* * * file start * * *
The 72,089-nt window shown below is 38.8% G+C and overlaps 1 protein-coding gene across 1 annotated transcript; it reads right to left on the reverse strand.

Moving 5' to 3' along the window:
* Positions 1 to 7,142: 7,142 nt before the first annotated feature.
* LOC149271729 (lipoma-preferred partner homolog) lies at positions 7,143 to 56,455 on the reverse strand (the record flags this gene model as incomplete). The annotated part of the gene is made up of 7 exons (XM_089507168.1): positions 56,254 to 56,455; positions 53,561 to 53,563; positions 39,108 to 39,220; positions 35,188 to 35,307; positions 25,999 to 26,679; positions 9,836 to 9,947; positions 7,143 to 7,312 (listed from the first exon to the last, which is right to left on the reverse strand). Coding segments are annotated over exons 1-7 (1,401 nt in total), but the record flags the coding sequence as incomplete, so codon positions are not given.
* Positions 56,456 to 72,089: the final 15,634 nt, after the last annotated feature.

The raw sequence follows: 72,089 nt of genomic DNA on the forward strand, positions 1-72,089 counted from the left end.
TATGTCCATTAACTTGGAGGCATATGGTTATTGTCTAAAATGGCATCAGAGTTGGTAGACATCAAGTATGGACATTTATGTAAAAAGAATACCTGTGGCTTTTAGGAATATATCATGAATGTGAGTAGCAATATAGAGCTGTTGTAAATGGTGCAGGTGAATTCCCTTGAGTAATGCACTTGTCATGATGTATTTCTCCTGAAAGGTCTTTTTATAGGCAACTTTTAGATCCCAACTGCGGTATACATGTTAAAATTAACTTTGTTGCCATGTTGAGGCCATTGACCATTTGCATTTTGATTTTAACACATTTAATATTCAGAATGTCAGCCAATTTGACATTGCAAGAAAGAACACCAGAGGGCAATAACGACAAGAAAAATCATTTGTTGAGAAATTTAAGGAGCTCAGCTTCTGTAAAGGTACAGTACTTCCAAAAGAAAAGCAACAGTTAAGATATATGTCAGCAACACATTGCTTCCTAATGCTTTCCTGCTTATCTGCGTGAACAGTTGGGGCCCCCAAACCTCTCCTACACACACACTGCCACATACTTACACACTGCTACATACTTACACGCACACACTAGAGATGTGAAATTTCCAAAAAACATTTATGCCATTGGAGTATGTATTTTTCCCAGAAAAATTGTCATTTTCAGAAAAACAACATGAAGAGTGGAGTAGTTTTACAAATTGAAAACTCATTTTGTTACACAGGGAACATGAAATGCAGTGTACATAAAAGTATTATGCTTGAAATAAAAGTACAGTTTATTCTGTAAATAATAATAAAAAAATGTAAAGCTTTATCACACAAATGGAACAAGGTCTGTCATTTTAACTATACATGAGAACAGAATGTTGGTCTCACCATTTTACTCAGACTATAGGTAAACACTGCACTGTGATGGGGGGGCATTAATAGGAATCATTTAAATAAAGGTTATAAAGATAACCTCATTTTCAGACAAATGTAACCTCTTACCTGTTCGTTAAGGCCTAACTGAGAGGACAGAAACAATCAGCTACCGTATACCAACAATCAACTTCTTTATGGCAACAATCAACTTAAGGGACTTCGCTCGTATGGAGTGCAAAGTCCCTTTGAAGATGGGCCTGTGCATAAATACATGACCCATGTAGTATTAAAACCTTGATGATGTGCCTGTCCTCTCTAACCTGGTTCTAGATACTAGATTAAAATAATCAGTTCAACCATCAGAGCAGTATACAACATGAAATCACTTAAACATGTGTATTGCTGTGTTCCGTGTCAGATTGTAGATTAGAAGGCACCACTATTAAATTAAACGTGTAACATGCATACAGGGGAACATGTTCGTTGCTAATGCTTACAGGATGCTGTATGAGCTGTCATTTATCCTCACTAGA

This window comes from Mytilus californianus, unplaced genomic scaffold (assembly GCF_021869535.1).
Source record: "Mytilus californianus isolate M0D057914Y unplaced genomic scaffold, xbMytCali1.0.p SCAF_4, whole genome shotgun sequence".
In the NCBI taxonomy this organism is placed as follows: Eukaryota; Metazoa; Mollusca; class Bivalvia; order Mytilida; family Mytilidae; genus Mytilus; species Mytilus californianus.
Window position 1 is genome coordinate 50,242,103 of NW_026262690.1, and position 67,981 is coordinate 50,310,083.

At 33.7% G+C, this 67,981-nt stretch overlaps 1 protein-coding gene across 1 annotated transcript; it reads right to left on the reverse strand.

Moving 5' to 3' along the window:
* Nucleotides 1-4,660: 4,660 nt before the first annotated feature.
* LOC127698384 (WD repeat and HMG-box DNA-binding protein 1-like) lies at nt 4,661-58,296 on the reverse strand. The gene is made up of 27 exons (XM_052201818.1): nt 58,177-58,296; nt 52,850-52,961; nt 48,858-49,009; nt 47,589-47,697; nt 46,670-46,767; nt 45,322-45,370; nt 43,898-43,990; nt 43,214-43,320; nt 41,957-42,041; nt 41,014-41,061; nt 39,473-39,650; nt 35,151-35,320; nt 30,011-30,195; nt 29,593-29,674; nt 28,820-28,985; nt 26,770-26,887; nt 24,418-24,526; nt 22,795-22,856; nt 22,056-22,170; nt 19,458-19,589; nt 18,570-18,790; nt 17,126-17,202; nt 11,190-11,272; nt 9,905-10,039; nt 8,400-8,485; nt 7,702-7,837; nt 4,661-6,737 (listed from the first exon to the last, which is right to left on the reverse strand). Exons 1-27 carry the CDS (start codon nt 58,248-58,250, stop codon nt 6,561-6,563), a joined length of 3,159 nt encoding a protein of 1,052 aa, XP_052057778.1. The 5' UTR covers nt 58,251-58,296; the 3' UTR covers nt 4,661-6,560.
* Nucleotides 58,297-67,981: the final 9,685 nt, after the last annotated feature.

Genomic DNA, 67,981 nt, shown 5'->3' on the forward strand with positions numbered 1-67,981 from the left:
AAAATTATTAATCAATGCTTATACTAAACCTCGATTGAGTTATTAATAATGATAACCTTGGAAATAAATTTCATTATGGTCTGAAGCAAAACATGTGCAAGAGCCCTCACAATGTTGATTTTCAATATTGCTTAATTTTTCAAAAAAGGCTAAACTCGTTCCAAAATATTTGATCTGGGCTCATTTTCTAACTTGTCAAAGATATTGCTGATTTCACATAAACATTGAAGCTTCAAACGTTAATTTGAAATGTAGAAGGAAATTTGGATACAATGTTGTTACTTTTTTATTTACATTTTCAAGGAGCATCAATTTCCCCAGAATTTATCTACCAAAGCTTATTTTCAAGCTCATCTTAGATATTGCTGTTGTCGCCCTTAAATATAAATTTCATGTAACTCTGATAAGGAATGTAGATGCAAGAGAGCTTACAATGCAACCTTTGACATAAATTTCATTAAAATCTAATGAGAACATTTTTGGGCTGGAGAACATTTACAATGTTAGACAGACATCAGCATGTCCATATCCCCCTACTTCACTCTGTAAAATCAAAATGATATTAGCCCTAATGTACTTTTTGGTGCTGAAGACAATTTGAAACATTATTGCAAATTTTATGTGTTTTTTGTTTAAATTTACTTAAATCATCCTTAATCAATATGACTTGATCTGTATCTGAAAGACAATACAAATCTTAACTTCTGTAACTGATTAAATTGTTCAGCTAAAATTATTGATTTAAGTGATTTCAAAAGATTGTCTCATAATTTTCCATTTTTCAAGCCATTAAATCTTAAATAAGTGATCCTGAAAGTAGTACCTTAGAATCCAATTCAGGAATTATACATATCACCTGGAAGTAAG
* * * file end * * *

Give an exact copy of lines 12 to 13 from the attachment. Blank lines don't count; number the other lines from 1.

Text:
At 33.7% G+C, this 67,981-nt stretch overlaps 1 protein-coding gene across 1 annotated transcript; it reads right to left on the reverse strand.

Moving 5' to 3' along the window: